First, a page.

Dear IFSA friends,

I’m Shofi Fauziyyah, a master’s student and a member of IFSA LC-IPB Indonesia. On 11th to 13th November 2019, I had the opportunity to join the Regional Workshop on Social Forestry Education in ASEAN by The Centre for People and Forests (RECOFTC) in Bangkok, Thailand. RECOFTC has been the forefront of community forestry in Asia-Pacific region since 1987. The workshop was attended by participants from Indonesia, Thailand, Myanmar, Lao PDR, Cambodia, Vietnam, Philippines and Nepal, from a broad range of occupations such as undergraduate and master students, lecturers and teaching staff, NGO representative, as well as scientists.

Dr. Rajane (RECOFTC) explained several modalities that has been used to refer SF practice and program in ASEAN. The different modalities were the result of long history, needs, and political will of each country. Land tenure rights and share benefits were common problems in SF shared by ASEAN countries during the discussion. The issue emerged mainly due to conflict of interest within the multi-stakeholders of SF.

The next session was continued by reviewing SF Education in ASEAN based on the survey shared in our Facebook page. The survey results showed that a high percentage of students who enrolled in SF program are employed in their field of study and most of them are working in government agency. Most of SF courses teaching method was still class-based teaching and learning process, thus students stated that experience and competitive job market has been becoming their biggest challenge in finding works because they didn’t possess specific skill sets and soft skills needed for the job. Skill set that were still highly on demand are facilitation, negotiation, use of information technology, critical thinking, and etc.

On the second day of the workshop we visited Baan Huia Hin Dum Community Forest where we met the Karen Tribe. The purpose of this visit is to find the urgency of social forestry issues in the reality; to observe how experiences from the course/field can help improve students’ skills and knowledge; and to analyse challenges and opportunities faced by student during SF course.

We were greeted with a warm welcome by the community. Karen tribe had 70 households with a total of 250 people in population. They have been occupying their location of living since 400 years ago, their livelihood and sustenance mainly depends on nature. That’s the main reason why they need to keep the sustainable forest management practices in order to keep their existence. The participants were divided into three groups to interview the Karen community in regards to sustainable CF practice, land tenure management, and gender issues. From this process we learnt how to formulate questions, synthesize information, and ethics needed to be a good interviewer.

General findings: 

  • Customary lands and rights are not legally recognized in protected areas (national park)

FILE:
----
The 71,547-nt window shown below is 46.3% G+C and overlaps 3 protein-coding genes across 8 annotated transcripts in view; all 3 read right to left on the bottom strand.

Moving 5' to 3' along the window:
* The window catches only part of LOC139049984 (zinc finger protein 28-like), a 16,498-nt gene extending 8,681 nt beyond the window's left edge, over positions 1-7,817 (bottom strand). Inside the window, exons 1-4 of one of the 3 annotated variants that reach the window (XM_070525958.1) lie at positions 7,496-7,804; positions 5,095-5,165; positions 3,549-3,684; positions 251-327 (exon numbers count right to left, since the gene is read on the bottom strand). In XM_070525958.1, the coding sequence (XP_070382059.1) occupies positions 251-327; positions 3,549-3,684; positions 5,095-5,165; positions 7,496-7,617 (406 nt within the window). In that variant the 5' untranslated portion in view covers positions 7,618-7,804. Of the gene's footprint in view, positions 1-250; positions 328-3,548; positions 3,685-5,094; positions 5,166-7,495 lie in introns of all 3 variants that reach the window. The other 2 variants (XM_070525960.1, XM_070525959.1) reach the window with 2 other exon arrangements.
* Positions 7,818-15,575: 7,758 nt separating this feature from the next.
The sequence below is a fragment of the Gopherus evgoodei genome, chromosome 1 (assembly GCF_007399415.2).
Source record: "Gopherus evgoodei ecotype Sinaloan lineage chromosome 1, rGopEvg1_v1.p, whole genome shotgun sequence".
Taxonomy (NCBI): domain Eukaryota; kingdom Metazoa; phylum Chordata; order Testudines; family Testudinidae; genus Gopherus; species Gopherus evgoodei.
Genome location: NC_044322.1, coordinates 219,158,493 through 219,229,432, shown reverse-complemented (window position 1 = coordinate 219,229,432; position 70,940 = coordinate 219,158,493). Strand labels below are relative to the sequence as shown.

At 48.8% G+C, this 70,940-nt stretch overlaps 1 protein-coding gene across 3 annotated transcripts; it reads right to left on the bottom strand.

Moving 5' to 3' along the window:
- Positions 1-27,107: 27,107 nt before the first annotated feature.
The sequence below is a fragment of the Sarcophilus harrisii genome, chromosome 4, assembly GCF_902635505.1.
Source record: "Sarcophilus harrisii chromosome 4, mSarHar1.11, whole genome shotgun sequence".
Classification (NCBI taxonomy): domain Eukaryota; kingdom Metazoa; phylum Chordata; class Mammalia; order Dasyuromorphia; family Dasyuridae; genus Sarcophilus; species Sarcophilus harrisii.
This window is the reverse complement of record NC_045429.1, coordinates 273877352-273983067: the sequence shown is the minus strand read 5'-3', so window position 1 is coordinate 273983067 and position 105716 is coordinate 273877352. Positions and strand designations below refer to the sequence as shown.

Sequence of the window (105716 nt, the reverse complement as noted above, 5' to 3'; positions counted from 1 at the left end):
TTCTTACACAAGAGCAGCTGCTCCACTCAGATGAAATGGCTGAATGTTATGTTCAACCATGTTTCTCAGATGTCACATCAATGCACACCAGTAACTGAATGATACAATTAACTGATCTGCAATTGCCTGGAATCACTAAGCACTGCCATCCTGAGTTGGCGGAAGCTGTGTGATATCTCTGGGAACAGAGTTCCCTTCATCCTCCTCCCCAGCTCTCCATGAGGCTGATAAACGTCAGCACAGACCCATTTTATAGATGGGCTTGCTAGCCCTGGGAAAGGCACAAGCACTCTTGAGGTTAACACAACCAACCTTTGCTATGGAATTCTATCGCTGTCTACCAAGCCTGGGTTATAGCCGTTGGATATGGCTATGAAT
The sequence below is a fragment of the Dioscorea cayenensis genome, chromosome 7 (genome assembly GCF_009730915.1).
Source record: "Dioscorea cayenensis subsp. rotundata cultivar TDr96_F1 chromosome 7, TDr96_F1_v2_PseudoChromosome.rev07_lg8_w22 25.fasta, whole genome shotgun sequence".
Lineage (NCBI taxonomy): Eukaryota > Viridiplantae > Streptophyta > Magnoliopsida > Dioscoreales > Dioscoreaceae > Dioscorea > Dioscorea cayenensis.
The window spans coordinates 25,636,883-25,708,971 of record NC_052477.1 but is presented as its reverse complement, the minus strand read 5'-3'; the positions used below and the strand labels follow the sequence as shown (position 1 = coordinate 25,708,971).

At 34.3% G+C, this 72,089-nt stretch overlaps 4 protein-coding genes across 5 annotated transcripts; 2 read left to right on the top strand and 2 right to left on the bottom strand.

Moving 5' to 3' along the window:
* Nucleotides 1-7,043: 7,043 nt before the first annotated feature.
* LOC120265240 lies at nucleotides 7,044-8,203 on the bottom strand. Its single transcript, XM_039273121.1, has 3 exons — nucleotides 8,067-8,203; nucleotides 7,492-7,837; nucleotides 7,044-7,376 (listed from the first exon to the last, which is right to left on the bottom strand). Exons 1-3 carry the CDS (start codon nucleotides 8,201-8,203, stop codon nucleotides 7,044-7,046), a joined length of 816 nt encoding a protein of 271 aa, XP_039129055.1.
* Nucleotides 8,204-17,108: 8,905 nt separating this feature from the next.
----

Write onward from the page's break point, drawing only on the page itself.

• Conflicting claims for land rights between forest residents and state
  • Different perception on traditional farming practices between lowland and highland residents
  • Limited rights for access and control over resources
  • Uncertainty and insecure for long-term livelihoods

Specific findings (gender role): 

Karen Tribe has high dependency on forest resources especially for water and food stock. The main profession is a farmer, and they use rotational farming system. Mr. Co (SF Committee and community member) stated that rotational farming is more sustainable from shifting cultivation. The transfer knowledge system from parents to their next generation are still happening. For instance, boys and girls start to learn how to weave from five years old. The weaver usually conducts a meeting for textile production plan every month. They use tree bark, flowers, and other NTFP products to produce pigments for the threads. The final products they usually retail in an exhibition program or other marketing opportunities are table cloth, small bag, and fabric. Each weaver, predominantly female, has been a significant contributor to the household (300 THB/weaver).

Discussion within the group

The last day of the workshop was the most stressful. There are certainly many challenges faced by SF educators and students during the teaching and learning process. Specific skill set and soft skills are the top two things that’s always be mentioned on the discussion. However, collaboration between employer and university in ASEAN are proven to be frail to provide students with the compulsory and essential expertise in the practice. Lecturers are entailed to be more creative in preparing their teaching materials, added to the request of skilful SF graduates by the employer. Many of the participant proposes more interactive learning and collaborative study between university and forestry organizations.


I propose interactive MOOC (Massive Open Online Course) of Social Forestry for youth and young professional, in hope with collaboration with RECOFTC, CIFOR, and RECOFTC alumnus. The purpose of this MOOC is to mainstream current issue in SF to youth as well as increasing youth involvement in SF program and practices. I already manage to contact CIFOR representative from the workshop and Mr. Lok from RECOFTC about this program, I hope within the next 6 months this agenda could become future projects of IFSA. I could provide assistance in proposal drafting and contacting the prospectus collaborators.

The article was written by Shofi Fauziyyah, a master student and member of IFSA LC-IPB Indonesia.

For any queries regarding the article please contact: [email protected]